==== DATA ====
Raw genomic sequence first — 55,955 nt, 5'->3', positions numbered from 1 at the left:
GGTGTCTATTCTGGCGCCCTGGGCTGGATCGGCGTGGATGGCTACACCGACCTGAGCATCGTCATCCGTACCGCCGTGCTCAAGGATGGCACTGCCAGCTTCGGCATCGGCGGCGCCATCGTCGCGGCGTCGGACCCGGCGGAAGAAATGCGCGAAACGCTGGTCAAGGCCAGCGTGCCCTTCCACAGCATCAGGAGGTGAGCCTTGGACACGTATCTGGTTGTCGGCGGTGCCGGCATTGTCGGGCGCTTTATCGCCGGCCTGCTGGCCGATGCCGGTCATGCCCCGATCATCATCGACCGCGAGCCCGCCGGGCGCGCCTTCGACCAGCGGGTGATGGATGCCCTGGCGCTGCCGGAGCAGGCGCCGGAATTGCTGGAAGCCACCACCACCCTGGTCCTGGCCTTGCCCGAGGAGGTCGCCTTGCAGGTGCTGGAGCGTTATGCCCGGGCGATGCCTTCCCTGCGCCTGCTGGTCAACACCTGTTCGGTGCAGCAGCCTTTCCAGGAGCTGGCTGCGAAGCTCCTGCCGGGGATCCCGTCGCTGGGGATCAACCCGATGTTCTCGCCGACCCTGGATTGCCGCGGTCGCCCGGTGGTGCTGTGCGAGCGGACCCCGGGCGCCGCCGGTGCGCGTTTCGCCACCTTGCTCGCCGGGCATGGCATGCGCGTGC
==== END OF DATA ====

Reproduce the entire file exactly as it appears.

Raw genomic sequence first — 55,955 nt, 5'->3', positions numbered from 1 at the left:
GGTGTCTATTCTGGCGCCCTGGGCTGGATCGGCGTGGATGGCTACACCGACCTGAGCATCGTCATCCGTACCGCCGTGCTCAAGGATGGCACTGCCAGCTTCGGCATCGGCGGCGCCATCGTCGCGGCGTCGGACCCGGCGGAAGAAATGCGCGAAACGCTGGTCAAGGCCAGCGTGCCCTTCCACAGCATCAGGAGGTGAGCCTTGGACACGTATCTGGTTGTCGGCGGTGCCGGCATTGTCGGGCGCTTTATCGCCGGCCTGCTGGCCGATGCCGGTCATGCCCCGATCATCATCGACCGCGAGCCCGCCGGGCGCGCCTTCGACCAGCGGGTGATGGATGCCCTGGCGCTGCCGGAGCAGGCGCCGGAATTGCTGGAAGCCACCACCACCCTGGTCCTGGCCTTGCCCGAGGAGGTCGCCTTGCAGGTGCTGGAGCGTTATGCCCGGGCGATGCCTTCCCTGCGCCTGCTGGTCAACACCTGTTCGGTGCAGCAGCCTTTCCAGGAGCTGGCTGCGAAGCTCCTGCCGGGGATCCCGTCGCTGGGGATCAACCCGATGTTCTCGCCGACCCTGGATTGCCGCGGTCGCCCGGTGGTGCTGTGCGAGCGGACCCCGGGCGCCGCCGGTGCGCGTTTCGCCACCTTGCTCGCCGGGCATGGCATGCGCGTGC